The problem arose when the Ulster Railway began to construct its line between Belfast and Armagh. They chose the gauge of 6ft 2in, and the proposers behind the planned Dublin and Drogheda Railway were going to build their line to a gauge of 5'2". Immediately this caused political wranglings, as the different gauges between Ireland's three railway would lead to the problems faced by railways across the water in Great Britain - where trains from one railway could not run on another.

At this point, the Board of Trade stepped in and asked Major-General Pasley of the Royal Engineers to examine the situation. After ruling out Brunel's 7ft broad-gauge he asked the opinion of the Stephensons their opinion, who (while committed to 4ft 8½ in GB) suggested a compromise gauge for Ireland between 5ft 0in and 5ft 6in.

It was at this point that Major-General Pasley discovered that the exact average between all three gauges was 5ft 3in, and so made his recommendation that this should be the standard gauge throughout Ireland, which was readily accepted by the Board of Trade. A brilliant example of a political compromise! Naturally, the Dublin and Drogheda enthusiastically accepted the ruling (only being one inch out), while the other two parties were probably not so pleased...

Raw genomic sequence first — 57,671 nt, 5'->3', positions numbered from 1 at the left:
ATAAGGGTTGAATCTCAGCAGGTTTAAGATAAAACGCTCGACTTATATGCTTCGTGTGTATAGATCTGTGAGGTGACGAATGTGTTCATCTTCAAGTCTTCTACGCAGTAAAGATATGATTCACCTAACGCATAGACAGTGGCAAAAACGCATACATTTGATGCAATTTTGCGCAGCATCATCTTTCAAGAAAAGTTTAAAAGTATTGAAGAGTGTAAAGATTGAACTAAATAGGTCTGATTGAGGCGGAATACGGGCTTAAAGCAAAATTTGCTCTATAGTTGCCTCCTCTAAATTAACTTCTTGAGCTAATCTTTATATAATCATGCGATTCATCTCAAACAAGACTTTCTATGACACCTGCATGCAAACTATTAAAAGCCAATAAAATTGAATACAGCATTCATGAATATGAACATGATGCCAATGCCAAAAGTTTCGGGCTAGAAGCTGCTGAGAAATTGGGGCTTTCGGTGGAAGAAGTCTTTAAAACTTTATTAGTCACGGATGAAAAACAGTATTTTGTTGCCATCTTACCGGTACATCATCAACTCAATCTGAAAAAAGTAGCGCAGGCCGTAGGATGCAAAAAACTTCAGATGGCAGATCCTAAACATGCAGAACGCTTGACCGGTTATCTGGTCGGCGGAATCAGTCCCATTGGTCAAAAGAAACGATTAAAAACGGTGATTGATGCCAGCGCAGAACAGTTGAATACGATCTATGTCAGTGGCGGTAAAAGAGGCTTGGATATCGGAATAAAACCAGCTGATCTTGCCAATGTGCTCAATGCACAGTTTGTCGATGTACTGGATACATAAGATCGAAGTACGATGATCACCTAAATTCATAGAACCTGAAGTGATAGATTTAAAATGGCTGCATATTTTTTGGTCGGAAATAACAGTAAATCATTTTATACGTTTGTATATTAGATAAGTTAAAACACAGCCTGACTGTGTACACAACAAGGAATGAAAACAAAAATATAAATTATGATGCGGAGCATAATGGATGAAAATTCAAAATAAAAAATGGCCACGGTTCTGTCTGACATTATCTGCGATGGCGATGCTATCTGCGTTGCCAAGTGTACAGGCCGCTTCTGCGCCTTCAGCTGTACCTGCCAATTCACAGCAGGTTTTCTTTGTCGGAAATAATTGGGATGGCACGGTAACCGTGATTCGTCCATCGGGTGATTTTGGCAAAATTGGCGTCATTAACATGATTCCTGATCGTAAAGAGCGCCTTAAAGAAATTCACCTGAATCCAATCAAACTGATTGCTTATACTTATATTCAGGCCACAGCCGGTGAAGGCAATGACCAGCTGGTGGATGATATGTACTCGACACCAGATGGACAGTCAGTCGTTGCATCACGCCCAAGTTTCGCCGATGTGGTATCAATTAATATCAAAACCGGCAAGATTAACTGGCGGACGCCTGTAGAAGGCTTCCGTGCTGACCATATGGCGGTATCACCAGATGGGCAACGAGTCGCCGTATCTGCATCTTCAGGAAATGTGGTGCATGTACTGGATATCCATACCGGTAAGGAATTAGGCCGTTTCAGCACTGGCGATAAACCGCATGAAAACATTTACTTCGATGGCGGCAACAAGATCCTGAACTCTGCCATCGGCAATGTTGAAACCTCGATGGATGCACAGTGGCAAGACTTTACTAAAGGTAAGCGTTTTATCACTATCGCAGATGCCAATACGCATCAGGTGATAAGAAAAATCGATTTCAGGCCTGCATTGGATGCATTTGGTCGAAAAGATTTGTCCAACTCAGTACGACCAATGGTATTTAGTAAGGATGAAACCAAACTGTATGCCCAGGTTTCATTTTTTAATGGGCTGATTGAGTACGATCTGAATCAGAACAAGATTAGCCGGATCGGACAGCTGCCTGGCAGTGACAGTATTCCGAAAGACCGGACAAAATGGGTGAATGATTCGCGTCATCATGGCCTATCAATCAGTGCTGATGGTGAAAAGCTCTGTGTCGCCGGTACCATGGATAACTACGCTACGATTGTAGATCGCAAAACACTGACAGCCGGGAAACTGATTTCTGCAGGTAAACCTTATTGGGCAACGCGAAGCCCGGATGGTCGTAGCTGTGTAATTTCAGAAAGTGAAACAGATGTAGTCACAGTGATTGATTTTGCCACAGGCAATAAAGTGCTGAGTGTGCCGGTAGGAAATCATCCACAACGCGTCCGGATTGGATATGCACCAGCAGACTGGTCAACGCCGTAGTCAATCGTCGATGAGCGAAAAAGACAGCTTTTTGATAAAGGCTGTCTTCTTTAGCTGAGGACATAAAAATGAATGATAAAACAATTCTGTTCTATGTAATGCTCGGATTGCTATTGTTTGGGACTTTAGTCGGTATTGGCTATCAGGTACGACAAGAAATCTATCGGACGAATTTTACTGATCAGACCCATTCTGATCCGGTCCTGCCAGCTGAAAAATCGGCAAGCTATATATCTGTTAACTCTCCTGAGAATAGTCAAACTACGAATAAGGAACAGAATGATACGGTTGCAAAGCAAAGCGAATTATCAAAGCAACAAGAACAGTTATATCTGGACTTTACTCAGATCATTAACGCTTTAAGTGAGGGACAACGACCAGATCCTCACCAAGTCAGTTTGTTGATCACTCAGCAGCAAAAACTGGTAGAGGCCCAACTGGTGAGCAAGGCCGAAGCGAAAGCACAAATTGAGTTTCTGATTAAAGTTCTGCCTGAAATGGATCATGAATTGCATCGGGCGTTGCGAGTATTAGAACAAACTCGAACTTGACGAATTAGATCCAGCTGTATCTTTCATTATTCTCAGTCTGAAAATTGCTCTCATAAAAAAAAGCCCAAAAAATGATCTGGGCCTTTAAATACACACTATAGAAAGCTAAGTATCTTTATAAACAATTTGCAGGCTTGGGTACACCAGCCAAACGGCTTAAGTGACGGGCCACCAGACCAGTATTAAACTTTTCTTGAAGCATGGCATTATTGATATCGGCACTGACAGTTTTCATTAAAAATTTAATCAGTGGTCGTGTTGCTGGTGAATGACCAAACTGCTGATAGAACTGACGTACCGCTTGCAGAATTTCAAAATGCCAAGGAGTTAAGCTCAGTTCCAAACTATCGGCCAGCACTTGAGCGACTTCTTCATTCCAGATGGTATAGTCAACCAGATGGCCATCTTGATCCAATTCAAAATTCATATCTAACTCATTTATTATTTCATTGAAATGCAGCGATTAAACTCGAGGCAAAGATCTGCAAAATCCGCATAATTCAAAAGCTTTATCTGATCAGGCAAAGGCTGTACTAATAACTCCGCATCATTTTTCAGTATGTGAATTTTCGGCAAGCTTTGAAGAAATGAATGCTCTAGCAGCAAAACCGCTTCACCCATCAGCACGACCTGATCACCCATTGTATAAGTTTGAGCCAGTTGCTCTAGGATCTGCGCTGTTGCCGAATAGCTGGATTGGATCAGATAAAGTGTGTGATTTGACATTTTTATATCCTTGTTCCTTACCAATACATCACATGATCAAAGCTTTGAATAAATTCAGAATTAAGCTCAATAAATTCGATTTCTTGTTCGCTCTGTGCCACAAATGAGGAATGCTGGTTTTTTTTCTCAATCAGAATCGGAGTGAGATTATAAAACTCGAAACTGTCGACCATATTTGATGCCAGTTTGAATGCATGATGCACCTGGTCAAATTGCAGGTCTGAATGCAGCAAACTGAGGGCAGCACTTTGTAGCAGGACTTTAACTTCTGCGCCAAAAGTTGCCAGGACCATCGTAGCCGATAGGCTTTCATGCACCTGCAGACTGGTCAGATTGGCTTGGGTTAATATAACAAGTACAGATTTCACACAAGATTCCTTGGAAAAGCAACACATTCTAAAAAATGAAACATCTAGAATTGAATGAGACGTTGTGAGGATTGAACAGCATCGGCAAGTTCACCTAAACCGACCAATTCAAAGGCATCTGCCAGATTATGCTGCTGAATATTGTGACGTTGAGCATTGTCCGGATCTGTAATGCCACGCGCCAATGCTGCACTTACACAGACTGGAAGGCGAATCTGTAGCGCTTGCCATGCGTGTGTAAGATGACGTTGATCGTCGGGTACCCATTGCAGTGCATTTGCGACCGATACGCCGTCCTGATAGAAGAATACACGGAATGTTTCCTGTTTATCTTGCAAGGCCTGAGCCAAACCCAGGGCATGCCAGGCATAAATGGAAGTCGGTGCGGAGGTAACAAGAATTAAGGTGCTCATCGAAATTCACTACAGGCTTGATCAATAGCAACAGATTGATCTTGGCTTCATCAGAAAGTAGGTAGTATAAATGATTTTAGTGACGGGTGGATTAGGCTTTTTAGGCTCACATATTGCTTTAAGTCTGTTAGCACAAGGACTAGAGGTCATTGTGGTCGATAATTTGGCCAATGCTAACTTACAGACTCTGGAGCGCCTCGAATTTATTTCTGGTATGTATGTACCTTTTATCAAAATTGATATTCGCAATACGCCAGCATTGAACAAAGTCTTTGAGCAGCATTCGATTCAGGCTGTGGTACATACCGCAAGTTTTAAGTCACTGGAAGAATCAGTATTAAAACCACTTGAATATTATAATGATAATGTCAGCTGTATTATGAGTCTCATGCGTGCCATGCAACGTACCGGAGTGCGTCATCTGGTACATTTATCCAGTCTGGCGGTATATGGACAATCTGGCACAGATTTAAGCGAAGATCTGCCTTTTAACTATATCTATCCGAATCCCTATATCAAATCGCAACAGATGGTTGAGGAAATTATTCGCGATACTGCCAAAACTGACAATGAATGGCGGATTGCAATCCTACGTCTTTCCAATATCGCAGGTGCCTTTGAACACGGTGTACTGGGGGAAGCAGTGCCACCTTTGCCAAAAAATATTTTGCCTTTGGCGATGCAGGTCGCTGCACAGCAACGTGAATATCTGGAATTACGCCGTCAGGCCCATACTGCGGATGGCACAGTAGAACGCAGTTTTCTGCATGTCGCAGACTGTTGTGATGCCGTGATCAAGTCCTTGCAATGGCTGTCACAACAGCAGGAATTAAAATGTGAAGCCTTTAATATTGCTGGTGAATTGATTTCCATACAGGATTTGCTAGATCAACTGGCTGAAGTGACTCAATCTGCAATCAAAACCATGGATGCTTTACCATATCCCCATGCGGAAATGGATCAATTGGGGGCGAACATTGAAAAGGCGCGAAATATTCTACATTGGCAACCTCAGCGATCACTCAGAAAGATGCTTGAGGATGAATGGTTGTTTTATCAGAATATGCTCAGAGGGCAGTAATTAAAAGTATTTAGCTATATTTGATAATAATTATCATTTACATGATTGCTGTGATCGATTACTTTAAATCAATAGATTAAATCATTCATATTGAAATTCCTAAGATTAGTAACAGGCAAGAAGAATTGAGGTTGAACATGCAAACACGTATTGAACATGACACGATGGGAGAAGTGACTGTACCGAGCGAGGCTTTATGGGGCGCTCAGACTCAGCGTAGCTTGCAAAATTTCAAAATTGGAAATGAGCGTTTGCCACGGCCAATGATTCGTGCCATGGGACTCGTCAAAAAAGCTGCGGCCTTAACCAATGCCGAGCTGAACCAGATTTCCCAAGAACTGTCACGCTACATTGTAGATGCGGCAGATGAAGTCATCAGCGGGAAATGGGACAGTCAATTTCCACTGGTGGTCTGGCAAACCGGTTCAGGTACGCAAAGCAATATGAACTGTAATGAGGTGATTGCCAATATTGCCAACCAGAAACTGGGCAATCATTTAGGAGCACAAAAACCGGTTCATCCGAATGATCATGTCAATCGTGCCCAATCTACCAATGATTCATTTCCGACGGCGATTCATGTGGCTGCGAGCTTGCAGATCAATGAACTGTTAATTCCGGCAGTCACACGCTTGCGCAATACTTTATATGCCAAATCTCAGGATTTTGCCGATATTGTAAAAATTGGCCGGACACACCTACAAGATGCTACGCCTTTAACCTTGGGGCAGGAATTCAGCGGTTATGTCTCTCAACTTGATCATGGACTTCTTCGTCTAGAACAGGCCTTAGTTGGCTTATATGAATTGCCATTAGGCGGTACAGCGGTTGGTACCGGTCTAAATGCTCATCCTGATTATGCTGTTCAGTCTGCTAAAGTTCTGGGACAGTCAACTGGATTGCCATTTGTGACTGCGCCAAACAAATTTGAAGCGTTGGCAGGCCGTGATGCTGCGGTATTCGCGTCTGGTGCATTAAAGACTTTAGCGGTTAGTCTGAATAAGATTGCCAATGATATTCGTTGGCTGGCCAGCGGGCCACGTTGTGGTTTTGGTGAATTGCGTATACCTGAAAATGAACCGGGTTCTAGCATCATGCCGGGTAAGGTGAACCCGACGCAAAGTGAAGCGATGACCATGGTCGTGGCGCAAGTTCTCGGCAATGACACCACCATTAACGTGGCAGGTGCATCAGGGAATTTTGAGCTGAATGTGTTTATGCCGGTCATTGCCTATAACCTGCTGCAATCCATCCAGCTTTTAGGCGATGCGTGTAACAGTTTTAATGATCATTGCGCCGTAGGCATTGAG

The gauge of the Ulster Railway was altered about 1846, and that of the Dublin and Kingstown Railway in 1857, the alteration costing the latter company £38,000.

This unusual gauge is otherwise found only in the Australian states of Victoria, southern New South Wales (as part of Victoria's rail network) and South Australia (where it was introduced by the Irish railway engineer F.W. Shields), and in Brazil.

Narrow Gauge